Sam's friend, Gordon Forbes, is threatening to jump from the ledge of his upper-storey hotel room, and the only person he wants to talk to is his estranged wife. Unfortunately, when Honey visits the ...
Set against the beautiful tropical landscape of Honolulu, Hawaii, this series centered around the cases of Hawaiian Eye Private Investigations and the two handsome, slick, tough-guy ... See full summary »
Mike Nelson is a S.C.U.B.A. diver in the days when it was still very new. He works alone, and the plot was mostly carried through his voice-over narrations. These gave the show a flavor of ... See full summary »
A wealthy mystery man named Charlie runs a detective agency via a speakerphone and his personal assistant, John Bosley. His detectives are three beautiful women, who end up in a variety of difficult situations.
When the Earth is threatened by a burning Van Allen Radiation Belt, U.S. Navy Admiral Harriman Nelson plans to shoot a nuclear missile at the Belt, using his experimental atomic submarine, the Seaview.
In television's first prime time series starring a female private eye, Honey West would take on any tough case. She could handle herself mingling with millionaires just as well as scaling a thirty foot wall. Along with colleague Sam Bolt, Honey West was sure to solve the case.Written by
Wayne Coleman <email@example.com>
This was produced by Aaron Spelling, who later created Charlie's Angels (1976). The similarities between the two series cannot be ignored. This show may have been ahead of its time, lasting only one season. However, by 1976, times had changed and, sprinkled with the proper camp elements, Charlie's Angels (1976) was a runaway hit. See more »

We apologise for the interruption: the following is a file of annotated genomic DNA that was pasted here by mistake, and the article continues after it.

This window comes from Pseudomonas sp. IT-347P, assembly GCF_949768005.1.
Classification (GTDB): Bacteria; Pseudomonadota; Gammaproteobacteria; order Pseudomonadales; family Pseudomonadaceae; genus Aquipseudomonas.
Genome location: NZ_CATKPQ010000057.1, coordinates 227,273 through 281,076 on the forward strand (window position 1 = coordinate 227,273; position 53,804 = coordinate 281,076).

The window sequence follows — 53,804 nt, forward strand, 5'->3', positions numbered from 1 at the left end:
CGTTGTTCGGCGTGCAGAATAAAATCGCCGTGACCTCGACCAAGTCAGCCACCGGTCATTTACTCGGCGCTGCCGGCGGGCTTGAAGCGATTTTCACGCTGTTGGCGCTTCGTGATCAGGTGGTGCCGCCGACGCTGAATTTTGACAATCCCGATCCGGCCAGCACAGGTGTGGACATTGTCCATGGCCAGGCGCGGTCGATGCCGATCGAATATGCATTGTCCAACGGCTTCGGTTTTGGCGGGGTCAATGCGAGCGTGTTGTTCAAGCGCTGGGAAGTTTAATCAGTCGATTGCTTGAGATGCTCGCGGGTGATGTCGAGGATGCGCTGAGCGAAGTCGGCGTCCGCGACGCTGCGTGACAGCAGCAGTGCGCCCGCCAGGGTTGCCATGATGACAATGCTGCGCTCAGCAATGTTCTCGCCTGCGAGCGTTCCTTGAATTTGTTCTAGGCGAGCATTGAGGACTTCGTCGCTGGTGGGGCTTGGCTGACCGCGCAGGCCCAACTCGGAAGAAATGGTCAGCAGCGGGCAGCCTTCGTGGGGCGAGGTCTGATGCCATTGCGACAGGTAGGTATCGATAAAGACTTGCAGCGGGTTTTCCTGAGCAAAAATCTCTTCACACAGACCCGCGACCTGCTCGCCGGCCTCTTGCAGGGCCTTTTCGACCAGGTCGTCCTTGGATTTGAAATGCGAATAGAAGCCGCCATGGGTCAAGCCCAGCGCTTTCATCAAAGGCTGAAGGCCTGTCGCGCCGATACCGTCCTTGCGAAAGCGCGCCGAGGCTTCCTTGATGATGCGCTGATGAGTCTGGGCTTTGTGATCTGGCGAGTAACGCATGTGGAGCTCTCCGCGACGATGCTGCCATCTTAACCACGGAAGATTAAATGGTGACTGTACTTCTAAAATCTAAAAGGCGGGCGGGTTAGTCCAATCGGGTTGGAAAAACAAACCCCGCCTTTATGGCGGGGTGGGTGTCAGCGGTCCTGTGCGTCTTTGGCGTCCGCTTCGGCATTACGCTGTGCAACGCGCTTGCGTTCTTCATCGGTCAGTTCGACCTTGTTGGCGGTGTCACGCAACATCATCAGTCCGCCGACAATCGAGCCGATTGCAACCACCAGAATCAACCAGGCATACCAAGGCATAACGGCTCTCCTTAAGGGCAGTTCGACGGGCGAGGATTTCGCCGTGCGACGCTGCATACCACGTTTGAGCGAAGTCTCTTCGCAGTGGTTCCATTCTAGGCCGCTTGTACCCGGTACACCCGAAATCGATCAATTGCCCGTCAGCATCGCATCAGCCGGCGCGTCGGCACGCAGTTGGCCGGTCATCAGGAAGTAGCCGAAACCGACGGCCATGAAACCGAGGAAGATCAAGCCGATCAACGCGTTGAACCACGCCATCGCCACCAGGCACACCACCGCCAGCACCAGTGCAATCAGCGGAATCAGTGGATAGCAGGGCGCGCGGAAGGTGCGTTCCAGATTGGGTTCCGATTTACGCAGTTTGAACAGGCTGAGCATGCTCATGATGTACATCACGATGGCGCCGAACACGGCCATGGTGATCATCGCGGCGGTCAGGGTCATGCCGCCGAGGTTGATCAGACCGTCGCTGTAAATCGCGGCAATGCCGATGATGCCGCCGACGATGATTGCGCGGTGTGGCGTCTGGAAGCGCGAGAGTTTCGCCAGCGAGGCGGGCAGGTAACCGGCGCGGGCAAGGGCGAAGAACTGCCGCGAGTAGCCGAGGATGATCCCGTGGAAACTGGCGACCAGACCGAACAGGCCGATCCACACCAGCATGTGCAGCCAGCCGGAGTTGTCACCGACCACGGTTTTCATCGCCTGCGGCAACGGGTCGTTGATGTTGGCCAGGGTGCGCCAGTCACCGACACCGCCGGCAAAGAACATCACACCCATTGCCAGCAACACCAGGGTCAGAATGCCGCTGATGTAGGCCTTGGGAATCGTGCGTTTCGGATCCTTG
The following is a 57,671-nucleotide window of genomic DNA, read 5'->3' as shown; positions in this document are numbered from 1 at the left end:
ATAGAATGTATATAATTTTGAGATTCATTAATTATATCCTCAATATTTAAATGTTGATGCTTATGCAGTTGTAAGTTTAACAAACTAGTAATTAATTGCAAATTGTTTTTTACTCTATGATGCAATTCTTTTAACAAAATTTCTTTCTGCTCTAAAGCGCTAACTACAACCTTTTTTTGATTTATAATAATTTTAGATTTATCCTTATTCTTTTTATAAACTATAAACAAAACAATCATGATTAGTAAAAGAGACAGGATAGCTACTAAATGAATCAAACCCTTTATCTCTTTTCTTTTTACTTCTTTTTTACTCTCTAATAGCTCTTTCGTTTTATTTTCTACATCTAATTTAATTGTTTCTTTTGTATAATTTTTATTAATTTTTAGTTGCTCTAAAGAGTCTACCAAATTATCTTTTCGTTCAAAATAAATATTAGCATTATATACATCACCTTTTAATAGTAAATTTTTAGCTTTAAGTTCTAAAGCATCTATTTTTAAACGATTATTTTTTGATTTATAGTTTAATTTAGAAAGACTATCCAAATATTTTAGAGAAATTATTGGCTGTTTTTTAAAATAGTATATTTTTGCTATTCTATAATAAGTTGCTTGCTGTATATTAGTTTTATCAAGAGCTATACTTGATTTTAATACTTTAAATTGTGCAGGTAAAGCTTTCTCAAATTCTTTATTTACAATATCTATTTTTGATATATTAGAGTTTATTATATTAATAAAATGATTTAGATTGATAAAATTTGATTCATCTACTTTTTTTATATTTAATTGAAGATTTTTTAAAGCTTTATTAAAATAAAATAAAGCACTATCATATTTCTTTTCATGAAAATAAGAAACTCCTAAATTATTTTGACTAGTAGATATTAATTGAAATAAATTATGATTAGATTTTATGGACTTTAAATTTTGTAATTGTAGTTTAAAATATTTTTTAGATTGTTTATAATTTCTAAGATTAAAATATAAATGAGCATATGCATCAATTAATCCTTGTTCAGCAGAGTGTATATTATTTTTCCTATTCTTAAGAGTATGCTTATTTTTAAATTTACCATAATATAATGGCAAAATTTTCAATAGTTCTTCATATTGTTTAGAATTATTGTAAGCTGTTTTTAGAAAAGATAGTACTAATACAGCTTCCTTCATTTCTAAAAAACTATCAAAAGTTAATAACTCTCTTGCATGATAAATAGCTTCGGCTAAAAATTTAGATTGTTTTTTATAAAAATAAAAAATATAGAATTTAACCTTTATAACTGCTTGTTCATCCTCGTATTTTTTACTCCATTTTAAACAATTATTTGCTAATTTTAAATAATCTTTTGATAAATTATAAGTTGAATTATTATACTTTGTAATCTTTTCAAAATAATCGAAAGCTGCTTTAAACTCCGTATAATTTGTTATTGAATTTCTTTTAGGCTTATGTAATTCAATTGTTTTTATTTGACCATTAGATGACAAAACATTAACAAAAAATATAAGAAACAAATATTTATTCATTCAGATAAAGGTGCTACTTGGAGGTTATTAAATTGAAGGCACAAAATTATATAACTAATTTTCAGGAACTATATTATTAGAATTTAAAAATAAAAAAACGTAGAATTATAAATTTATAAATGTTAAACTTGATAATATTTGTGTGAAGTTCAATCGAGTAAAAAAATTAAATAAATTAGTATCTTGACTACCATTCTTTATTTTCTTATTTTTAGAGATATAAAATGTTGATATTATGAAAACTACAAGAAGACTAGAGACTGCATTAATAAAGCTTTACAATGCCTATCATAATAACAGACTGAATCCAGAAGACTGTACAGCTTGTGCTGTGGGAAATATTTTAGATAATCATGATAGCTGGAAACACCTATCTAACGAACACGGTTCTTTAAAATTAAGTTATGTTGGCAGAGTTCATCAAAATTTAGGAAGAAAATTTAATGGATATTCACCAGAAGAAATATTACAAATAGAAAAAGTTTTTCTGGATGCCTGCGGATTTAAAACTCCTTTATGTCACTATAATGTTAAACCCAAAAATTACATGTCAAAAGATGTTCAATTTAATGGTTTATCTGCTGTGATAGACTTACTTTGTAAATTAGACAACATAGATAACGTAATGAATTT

The style of the detective agency's name changes from episode to episode. Sometimes it is "H. West & Company, Private Investigators" and other times it is "Honey West & Co., Private Investigators." In the novels on which the series is based, it was sometimes "H. West, Private Investigators" and other times "H. West, Private Investigations." The reason it was "H. West" in the novels and not "Honey West" was twofold: Honey did not want potential clients to know she was a woman before they met her, and the business, which she had inherited from her father, Hank West, had always been called "H. West." See more »
The sort of show that epitomised mid 60's Hollywood hip-great clothes and cars,fab music,graced with the presence of slim beautiful Anne Francis as the foxy sleuth.Okay the plots are elementary at best,and can veer towards silliness("Little green Robin Hood" anyone?),and the show is too darn short at half an hour to do real justice to itself.Also it's in black and white-but who cares-just watch Francis and John Ericson in action.Like the "Burke's Law" series-where Honey West first appeared on screen-there's quite a lot of wit in the writing(this show,like "Burke's Law",is from "4 star" television productions).And there's Bruce,Honey's amusingly roguish ocelot.Some interesting guest stars include Everett Sloane(in one of his final appearances),Edd Byrnes,Alan Reed(Fred Flinstone!)and Dick Clark!Special mention should be made of the brilliant montage of pictures accompanying the jazzy opening credits.
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